Driving down the road listening to the radio, I heard a female voice sing a rueful tune about plane travel. Based on her almost constant touring, the singer-songwriter ran down a long list of air travel woes, starting with "If your flight leaves at 10 a.m., be at the airport by 5:30." She bemoaned the food, sitting on the runway for half a day, and the regimentation of "Do as you're told and don't ask questions." She joked that people traveling in first class are at least anaesthetized from the process by free booze.

Anyone who travels by plane would probably laugh along with the lyrics, most of which describe air travel long before Sept. 11, 2001: Dinky seats, crummy food, being forced to sit still for the duration, and the general air of regimentation that has surrounded air travel ever since it became mass transit as opposed to an elite option for people traveling extremely long distances.

My first plane trip was in 1951 when I was six years old and my last was in October 1998. My first trip was Houston to Portland; the last was Portland to Manzanillo, Mexico and back. In between, my husband and I took a six-month around the world trip by air and afterward, in spite of flying on some of the best airlines in the world (and some of the funkiest), my romance with air travel had definitely waned. That doesn't mean I'll never take a plane again - there are still plenty of places I'd like to visit that would be logistically difficult to get to without plane travel.

In the meantime, before traveling to Italy, Finland or Oaxaca, I've been taking the train to conferences in California and New Mexico and across country to visit in-laws in New Jersey. In my opinion, trains are to planes as a Macintosh is to a PC. Trains satisfy in terms of service, food, friendliness (of both passengers and staff) and aesthetics - as long as you have the time it takes to use this commodious mode.

The difference begins right at the train station, which in most American cities is still a beautiful public building incorporating architecture and materials of lasting quality. The typical wooden benches are beautiful, hard but long enough to stretch out on if you need to - whereas the typical airport seating is gray, molded plastic single seating. (Portland International is the one American exception that I know of.)

The Amtrak staff who greet you look you in the eye and treat you like a guest instead of a potential criminal suspect (a behavior at airports long pre-dating Sept. 11). Whether ticket agents or baggage clerks, they seem to have all the time in the world for you, and in some ways they do. They're not handling 40 flights a day and competing with another outfit that's doing the same (and both going bankrupt in spite of massive federal subsidies).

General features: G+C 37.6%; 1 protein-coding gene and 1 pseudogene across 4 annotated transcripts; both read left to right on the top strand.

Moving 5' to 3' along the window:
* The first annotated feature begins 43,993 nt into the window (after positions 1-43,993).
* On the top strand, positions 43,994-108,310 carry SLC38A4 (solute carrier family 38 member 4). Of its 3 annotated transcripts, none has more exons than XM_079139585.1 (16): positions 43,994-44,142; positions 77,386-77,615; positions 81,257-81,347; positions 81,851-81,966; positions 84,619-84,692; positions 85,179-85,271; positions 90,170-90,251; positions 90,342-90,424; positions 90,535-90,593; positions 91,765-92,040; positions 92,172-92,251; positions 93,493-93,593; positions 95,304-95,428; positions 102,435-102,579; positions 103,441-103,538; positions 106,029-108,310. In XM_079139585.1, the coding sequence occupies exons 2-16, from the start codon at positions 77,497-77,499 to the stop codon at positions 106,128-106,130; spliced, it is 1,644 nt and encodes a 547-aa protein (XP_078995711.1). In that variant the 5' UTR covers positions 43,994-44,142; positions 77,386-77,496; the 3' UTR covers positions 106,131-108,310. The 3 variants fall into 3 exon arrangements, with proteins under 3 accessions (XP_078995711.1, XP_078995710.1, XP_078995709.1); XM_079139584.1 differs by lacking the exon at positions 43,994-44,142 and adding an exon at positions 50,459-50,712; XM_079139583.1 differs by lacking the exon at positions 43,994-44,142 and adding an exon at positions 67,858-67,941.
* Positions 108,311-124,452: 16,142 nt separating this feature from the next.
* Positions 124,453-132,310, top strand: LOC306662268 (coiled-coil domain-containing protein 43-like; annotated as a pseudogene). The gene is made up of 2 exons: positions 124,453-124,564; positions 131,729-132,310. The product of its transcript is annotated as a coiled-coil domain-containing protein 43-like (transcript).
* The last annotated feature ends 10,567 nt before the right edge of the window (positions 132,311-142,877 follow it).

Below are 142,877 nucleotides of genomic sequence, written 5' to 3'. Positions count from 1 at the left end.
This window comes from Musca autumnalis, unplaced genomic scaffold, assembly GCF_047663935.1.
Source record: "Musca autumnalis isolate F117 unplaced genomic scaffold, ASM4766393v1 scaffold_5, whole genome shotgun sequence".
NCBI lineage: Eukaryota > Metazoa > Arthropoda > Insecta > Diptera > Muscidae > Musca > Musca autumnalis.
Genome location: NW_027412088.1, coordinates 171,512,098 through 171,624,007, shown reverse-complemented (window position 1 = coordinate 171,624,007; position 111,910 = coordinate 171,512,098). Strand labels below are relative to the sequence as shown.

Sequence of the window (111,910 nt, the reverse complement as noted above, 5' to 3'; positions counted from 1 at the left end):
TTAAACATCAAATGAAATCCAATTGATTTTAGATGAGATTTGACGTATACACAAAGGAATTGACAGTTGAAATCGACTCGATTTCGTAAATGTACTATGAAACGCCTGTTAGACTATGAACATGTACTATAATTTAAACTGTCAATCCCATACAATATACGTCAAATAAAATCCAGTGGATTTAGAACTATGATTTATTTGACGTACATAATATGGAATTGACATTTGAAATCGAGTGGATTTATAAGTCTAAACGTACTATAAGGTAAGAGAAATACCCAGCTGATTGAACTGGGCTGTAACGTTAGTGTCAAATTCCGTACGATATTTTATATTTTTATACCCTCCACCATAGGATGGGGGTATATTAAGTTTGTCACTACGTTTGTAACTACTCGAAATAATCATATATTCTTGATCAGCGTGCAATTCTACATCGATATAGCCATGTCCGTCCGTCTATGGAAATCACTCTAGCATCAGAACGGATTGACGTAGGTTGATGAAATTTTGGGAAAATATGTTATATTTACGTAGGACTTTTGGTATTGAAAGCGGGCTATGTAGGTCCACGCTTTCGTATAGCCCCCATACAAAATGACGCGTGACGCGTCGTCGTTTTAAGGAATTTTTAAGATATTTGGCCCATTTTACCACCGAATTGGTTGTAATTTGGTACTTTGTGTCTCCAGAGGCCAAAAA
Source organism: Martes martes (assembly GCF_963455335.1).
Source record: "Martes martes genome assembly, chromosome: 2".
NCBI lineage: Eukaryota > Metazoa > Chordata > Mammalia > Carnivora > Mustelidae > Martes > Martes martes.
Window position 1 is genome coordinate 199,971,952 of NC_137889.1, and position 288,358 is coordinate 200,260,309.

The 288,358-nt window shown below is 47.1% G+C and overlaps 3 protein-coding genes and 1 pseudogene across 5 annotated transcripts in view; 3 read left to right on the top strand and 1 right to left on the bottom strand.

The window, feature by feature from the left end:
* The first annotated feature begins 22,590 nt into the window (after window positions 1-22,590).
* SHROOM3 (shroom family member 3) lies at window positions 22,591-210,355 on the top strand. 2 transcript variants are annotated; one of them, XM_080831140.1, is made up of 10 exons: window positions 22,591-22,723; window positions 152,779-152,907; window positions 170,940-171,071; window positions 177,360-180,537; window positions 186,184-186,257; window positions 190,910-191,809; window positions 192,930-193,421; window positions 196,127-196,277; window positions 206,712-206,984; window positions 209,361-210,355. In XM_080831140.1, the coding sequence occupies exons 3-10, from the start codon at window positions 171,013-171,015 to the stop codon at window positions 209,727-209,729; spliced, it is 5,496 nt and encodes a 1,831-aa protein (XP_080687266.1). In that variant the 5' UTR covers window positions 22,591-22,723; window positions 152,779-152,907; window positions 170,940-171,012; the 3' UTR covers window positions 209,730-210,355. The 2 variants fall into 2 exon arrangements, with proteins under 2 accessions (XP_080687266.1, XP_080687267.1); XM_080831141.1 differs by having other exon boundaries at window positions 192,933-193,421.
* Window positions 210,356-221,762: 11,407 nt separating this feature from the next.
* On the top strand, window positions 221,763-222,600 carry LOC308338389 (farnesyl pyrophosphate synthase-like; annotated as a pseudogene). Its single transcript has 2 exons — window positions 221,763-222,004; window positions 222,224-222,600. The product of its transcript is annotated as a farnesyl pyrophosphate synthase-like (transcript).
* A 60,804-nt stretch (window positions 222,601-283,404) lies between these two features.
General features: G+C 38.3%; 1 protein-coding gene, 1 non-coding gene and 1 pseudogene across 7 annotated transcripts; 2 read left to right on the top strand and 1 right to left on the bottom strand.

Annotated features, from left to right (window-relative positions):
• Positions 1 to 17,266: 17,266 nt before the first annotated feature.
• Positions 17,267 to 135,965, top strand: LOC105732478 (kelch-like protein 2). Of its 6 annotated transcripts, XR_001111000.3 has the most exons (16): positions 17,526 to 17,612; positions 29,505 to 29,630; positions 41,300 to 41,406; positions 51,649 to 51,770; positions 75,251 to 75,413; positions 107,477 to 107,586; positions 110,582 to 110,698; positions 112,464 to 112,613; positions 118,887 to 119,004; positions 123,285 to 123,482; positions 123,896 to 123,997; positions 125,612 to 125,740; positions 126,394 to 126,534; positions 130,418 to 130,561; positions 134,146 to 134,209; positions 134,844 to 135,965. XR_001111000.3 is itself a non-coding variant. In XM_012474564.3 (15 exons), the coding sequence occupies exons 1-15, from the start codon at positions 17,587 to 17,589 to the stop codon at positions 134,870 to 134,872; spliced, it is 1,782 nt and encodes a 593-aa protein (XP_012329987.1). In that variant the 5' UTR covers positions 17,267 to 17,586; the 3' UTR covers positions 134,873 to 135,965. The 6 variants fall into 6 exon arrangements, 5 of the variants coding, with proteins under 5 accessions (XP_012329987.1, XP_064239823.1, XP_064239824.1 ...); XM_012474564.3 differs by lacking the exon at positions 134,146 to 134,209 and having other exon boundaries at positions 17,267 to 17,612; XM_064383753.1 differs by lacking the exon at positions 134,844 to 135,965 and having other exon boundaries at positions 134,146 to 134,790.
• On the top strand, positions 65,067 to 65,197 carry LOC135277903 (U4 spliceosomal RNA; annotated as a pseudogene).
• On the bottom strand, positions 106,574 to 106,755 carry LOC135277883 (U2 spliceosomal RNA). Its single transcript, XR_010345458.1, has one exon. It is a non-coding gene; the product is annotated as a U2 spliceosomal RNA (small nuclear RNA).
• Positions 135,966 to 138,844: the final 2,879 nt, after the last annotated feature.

You're probably thinking, "But Amtrak is close to bankruptcy, too, isn't it?" Yup, but upon examination, there are some key differences. The feds not only provide massive bailouts to airlines, but also provide air traffic controllers and ongoing subsidies to airports. Except on the eastern seaboard, Amtrak must use rail owned by freight lines and has little control over their use. Amtrak delays are typically caused by freight derailments and track maintenance scheduled at the freight line's convenience, not Amtrak's.

Amtrak was pulling away from red ink under experienced rail leadership, but George W. Bush decided to replace Amtrak's chief with a guy who knows next to nothing about transportation, let alone trains. My cynical side wonders if Bush would prefer there were no American passenger trains left. After all, trains use far less fossil fuel per passenger mile than planes, buses, or private autos, and until last month, Mr. Bush didn't seem to realize conservation might be a worthwhile habit.

But, I digress. Trains supply a vital service to some of the less settled parts of the country, where plane travel is prohibitively expensive. Without the train, families in eastern Montana, the Dakotas and western Minnesota would be hard pressed to visit extended family. Infrequent flights, multiple connections, and plain old cost will keep them stuck in their mostly red state hometowns - an irony for sure.

Those folks and people like me have something in common. For different reasons, we've become a fiercely loyal minority much like Macintosh computer users. Plane flights, like PCs, may be ubiquitous, but the people who use them don't know what they're missing.

Victoria Stoppiello is a freelance writer from Ilwaco, where she's discovered she can travel from her door clear across country by public transportation using Pacific Transit and Amtrak.

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